Looking for Big Games (and Big Game pitchers)

Jared Wickerham

Over at Bill James' website, he's in the middle of a sprawling series of articles about big-game pitchers.

What's a Big Game? As you might imagine, Bill's come up with a precise definition. Which takes up, as you might imagine, a whole article of its own. So I will summarize: a Big Game is a regular-season game toward the end of the season that materially affects your team's chance of reaching the postseason. Using Bill's method, roughly 8 percent of all the games since the middle 1950s were Big Games.*

* Caveat: I can't figure out if it's 8 percent of all games, or 8 percent for one team or the other, or 8 percent for one or both teams. But I think it's actually 8 percent of all pitchers' games started. So Bill could have named it Big Start (BS) instead of Big Game. Maybe. But probably didn't because nobody talks about big-start pitchers.

I don't want to give too much away -- there's a reason they charge for this stuff, after all -- but these 11 pitchers have started at least 70 Big Games in the last 60-odd years: Andy Pettitte (82), Jim Palmer, Roger Clemens, Don Drysdale, Steve Carlton, Don Sutton, Johnny Podres, Whitey Ford, Juan Marichal, Sandy Koufax. As Bill notes, if his study went back a few more years, Ford would rank higher, but wouldn't knock off Pettitte. James:

The first guy on the list that you might not have expected to see there is Jerry Reuss, who started 70 Big Games. Reuss spent most of his career with the Pirates (1974-1978) and the Dodgers (1979-1987)—both perennial contenders, and Reuss did win 220 games in his career, although he failed somehow to become a household name. Roy Oswalt, John Lackey and Tim Hudson are contemporary guys who have made a lot of Big Game starts.

--snip--

On the other side of the ledger:

Zach Duke, 169 starts, mostly for the Pirates of the last decade ... never started a Big Game. Duke made more starts than anyone else, though, who completely missed the opportunity to start a Big One...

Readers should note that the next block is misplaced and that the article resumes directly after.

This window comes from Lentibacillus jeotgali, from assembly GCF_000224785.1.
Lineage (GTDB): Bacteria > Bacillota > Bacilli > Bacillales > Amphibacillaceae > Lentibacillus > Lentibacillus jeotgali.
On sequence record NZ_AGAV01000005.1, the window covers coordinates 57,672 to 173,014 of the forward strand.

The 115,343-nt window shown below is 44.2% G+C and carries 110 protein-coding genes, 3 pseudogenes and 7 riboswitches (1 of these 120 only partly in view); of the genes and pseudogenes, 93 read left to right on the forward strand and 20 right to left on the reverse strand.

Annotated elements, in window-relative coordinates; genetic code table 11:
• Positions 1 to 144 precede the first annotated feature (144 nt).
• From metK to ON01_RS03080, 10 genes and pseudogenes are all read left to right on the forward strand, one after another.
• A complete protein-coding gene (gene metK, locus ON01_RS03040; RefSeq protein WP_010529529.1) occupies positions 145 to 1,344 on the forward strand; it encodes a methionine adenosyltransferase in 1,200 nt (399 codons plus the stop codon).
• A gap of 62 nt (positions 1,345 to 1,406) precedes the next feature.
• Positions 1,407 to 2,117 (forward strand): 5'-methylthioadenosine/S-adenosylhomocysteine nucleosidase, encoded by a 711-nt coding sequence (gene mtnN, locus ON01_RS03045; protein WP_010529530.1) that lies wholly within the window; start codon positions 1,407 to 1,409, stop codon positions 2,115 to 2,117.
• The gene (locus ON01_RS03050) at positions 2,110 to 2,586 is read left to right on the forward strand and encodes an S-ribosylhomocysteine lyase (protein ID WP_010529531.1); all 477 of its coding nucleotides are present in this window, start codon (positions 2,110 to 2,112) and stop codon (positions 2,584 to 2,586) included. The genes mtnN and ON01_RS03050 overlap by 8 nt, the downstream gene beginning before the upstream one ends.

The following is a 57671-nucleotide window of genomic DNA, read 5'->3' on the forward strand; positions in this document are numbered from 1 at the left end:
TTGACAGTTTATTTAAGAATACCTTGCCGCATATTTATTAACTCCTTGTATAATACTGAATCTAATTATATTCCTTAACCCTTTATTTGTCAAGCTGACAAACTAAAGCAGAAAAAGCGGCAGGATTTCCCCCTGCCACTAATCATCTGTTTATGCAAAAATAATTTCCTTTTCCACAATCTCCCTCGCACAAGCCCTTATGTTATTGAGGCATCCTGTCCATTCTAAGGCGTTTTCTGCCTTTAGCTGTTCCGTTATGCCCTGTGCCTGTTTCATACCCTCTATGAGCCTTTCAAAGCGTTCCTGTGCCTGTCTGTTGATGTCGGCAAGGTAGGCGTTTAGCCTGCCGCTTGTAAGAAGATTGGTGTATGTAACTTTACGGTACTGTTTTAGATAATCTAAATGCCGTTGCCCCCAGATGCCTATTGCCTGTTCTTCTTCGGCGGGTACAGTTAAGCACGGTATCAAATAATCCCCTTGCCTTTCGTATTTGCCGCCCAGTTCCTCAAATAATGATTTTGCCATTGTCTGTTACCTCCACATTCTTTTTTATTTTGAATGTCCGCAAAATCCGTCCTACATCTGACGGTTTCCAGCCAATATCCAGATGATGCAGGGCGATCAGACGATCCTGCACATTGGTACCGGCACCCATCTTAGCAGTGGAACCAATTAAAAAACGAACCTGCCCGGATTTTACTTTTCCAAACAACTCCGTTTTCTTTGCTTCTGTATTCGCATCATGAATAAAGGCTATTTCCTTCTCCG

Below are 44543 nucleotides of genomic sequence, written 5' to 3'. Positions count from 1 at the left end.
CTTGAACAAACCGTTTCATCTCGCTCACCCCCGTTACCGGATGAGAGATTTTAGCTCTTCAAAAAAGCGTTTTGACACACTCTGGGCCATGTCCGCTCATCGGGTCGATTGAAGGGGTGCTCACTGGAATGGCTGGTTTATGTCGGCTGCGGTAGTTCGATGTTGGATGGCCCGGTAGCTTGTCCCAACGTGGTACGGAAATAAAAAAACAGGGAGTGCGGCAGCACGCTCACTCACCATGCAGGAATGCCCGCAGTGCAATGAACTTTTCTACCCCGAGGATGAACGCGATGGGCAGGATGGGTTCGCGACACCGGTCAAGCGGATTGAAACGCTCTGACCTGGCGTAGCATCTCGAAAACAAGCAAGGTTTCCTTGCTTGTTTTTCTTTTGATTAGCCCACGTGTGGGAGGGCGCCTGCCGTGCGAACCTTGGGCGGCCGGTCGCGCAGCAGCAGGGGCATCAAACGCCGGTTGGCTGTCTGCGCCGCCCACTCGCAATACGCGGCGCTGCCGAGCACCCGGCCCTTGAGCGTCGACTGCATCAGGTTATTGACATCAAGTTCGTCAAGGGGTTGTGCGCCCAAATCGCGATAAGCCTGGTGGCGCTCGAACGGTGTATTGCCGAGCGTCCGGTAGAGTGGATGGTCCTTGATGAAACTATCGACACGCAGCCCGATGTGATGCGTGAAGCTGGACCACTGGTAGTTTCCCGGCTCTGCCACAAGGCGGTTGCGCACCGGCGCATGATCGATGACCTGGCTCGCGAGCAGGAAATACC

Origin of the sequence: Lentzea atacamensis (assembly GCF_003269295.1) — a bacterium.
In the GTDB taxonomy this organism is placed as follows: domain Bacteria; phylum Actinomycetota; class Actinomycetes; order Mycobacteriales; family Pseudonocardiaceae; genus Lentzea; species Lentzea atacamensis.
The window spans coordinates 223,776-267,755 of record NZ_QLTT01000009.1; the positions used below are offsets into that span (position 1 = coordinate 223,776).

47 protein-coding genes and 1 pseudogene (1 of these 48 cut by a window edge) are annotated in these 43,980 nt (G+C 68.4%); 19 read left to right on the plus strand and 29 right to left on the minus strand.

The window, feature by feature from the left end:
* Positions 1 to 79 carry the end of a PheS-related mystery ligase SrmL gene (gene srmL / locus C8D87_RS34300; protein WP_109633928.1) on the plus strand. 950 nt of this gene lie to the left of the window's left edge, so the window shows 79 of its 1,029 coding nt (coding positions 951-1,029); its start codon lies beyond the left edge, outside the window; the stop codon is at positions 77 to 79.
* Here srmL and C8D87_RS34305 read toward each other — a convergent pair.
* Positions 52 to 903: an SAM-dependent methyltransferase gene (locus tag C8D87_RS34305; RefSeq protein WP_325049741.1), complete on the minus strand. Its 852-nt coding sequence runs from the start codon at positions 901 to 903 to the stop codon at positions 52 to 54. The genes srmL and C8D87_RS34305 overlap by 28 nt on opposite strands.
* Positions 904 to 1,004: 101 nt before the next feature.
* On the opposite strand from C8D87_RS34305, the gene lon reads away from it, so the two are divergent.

More notable than any of those, though, is Randy Jones, Padres of the 1970s, a 20-game winner in 1975 and 1976, and the National League Cy Young Award Winner in 1976. Jones—many of you will remember him—was a lefty who was a ground ball machine, didn’t throw hard. Jones made 285 major league starts—one Big Game, by our standards. September 6, 1978, the Padres were 71-68, in fourth place, eleven and a half out but still alive. The Padres were in Atlanta that day, Jones started against Mickey Mahler, and the Padres won the game, 5-3. But they lost 4 out of the next 5, dropped out of contention. That was the one and only Big-Game start of Randy Jones’ career.

I thought that was interesting, about Randy Jones. What's more interesting, I suppose, considering that Bill originally framed this discussion as a way of evaluating claims about Jack Morris, is that Morris started only 46 Big Games in his career, which is 58th on the list. Bert Blyleven (if you're keeping score at home) started 47 Big Games (actually a smaller percentage of his career starts than Morris, though).

Next week, I guess, we'll find out how well Morris (and Blyleven!) actually pitched in those Big Games. But there are bigger issues here. While most Hall of Fame voters pretty obviously don't believe so -- except in very special and specific cases -- I think that we can agree that postseason performance matters, and maybe a lot.

But if we agree that postseason games matter, shouldn't we also agree that Big Games matter more than non-Big Games?

Or maybe you don't agree with either of those things. It's been argued that such thinking penalizes pitchers with teams that aren't good enough to play in Big Games. Well, sort of. Pitchers on bad teams don't have chance to pitch well in Big Games ... but they also don't have a chance to pitch poorly in Big Games. Let us imagine that we have three pitchers with identical regular-season numbers, except

Pitcher A pitched poorly in Big Games,
Pitcher B pitched well in Big Games, and
Pitcher C didn't pitch any Big Games at all.

If all three were on the Hall of Fame ballot, would you simply ignore the Big Game information, so helpfully provided by our old friend Bill James? Or would you instead rank them Pitcher B, Pitcher C, Pitcher A? Because I would.

Among the pitchers we've mentioned above, the actual performances -- once Bill reveals them -- might actually have a bearing on the pending Hall of Fame cases for Morris and Pettitte. I would like to see where Mussina comes out, too. I wish I could say the same about Reuss and his 220 career wins, but I'm afraid his league-average ERA and nondescript postseason numbers leave him in the Hall of Very Good, regardless of his Big Game numbers.

Really looking forward to seeing the numbers, though! Please write faster, Bill James.

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